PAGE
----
New Short Film Highlights How Future Of Conservation Depends On Collaboration With Private, Working Lands


On Monday, January 10, Chama Peak Land Alliance and Western Landowners Alliance will convene the public, landowners, and legislators for a virtual film screening and Q&A to  debut their newest film, The Fish & the Flame. The 14-minute film has already garnered numerous  festival selections and awards. It shows how Tim Haarmann, ranch manager at Banded Peak  Ranch, and Jim White, a biologist with Colorado Parks and Wildlife, collaborated to save one of the  last remaining populations of rare and recently-rediscovered San Juan cutthroat trout, just as a  wildfire threatens to decimate the fish.  

The story highlights the critical role private lands play in protecting watersheds. By working together,  a public agency and private landowners protect a rare species in an era of climate change,  megafires, and increasing pressures from human populations. This is a story of hope in the face of  mounting conservation challenges across the Southern Rockies. As White says in the film, “There  are a lot of folks out there that really want to see native species flourish. That gives me hope about  the future of cutthroat trout.”  

“Private lands are the cornerstones of both our ecosystems and our human communities,” said Lesli  Allison, executive director of Western Landowners Alliance, based in Santa Fe. “This film shares just  one example, albeit a particularly epic one, of the many, many landowners and managers dedicated  to the future of biodiversity in the West.”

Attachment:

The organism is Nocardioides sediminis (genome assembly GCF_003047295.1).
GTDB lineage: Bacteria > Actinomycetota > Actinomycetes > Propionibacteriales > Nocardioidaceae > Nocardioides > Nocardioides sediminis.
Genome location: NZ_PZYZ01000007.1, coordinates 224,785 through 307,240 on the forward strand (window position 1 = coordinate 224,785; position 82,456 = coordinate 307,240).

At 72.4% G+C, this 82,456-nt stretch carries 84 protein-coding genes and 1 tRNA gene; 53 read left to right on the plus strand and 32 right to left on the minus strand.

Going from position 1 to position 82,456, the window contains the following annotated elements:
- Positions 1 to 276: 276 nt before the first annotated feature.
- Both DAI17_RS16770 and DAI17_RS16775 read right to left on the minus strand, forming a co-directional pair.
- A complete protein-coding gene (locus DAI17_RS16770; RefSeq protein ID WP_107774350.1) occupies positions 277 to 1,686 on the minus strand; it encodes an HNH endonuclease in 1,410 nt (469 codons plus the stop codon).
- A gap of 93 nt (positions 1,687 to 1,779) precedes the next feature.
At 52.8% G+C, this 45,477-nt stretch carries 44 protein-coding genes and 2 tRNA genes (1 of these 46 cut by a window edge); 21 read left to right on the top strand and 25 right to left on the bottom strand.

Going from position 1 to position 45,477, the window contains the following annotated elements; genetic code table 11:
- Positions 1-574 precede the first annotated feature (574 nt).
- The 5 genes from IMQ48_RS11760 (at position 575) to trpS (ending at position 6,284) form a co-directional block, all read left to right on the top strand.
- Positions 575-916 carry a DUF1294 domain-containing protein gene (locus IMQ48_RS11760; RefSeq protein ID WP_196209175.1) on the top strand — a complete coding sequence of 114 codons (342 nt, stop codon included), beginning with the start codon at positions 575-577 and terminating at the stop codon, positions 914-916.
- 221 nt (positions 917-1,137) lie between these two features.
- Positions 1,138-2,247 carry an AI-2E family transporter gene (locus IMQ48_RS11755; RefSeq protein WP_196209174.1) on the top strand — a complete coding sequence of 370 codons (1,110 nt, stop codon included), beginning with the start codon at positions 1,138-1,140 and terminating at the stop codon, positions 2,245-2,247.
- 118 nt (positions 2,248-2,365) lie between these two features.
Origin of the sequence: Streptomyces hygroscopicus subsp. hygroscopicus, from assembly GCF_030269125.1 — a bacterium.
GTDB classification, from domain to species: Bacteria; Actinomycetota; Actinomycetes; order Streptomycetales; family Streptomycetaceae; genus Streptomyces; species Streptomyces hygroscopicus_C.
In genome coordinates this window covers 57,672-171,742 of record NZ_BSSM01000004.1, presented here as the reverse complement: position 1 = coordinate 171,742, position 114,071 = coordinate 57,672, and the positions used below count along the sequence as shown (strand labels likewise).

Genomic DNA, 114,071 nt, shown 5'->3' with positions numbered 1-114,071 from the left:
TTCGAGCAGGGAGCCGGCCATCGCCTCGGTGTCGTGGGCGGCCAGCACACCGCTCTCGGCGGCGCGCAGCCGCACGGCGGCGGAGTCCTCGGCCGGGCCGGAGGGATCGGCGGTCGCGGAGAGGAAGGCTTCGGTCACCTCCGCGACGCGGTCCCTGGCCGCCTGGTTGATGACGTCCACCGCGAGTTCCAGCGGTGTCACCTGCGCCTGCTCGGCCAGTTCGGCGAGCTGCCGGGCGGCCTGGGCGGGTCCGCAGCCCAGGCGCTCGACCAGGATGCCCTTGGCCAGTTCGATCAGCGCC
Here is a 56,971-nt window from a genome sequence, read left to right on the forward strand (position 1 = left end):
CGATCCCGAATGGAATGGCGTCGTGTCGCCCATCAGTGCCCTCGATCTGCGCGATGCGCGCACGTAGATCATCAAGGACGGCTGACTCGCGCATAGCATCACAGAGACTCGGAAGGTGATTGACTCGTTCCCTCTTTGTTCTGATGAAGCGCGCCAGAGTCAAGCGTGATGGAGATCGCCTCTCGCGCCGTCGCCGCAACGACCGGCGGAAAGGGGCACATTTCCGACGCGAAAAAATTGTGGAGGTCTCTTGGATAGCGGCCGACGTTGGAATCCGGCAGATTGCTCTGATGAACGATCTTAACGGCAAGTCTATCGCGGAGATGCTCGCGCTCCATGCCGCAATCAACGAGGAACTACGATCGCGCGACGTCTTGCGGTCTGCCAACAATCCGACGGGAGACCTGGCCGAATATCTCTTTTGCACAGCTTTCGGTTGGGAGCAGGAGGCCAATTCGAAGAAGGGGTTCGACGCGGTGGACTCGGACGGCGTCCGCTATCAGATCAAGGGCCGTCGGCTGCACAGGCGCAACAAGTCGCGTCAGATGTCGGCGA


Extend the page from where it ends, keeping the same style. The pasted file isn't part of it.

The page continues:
As Haarman says in the film, “In this particular area, there is a really amazing effort at collaborative  land management, between the states, between the Forest Service, [and] private landowners. There is a place at the table for everyone. I think there is real power in that.”  

The San Juan Cutthroat flourished in the streams of Southern Colorado until mining pollution, fishing  pressure, and non-native competitors drove it to extinction—allegedly. Thanks to genetic data from a  146-year old tissue sample at the Smithsonian, Jim’s team identified a few tiny holdout populations  in 2018. But immediately after this discovery, the 416 Fire burned through the watershed, flushing  toxic chemicals into the stream where one of the six known populations lived.  

“Private lands provide a critical refuge for biodiversity in the Upper Rio Grande and the Southern  Rockies in general,” Caleb Stotts, executive director of the Chama Peak Land Alliance, of which  Banded Peak is a founding member, says. “This story highlights just how dedicated to conservation  landowners in our region really are.” 

The Fish & the Flame has already been making a splash on the film festival circuit, as an official  selection of the Wild & Scenic Film Festival, Jackson Wild Film Festival, Santa Fe Film Festival,  Durango Film Festival and others.  

The free virtual film screening, on Jan. 10 at 5 p.m. MST, will be followed by a Q&A with White, Haarmann, Allison, Stotts, and moderator Page Buono. Event registration may be found at  the following link: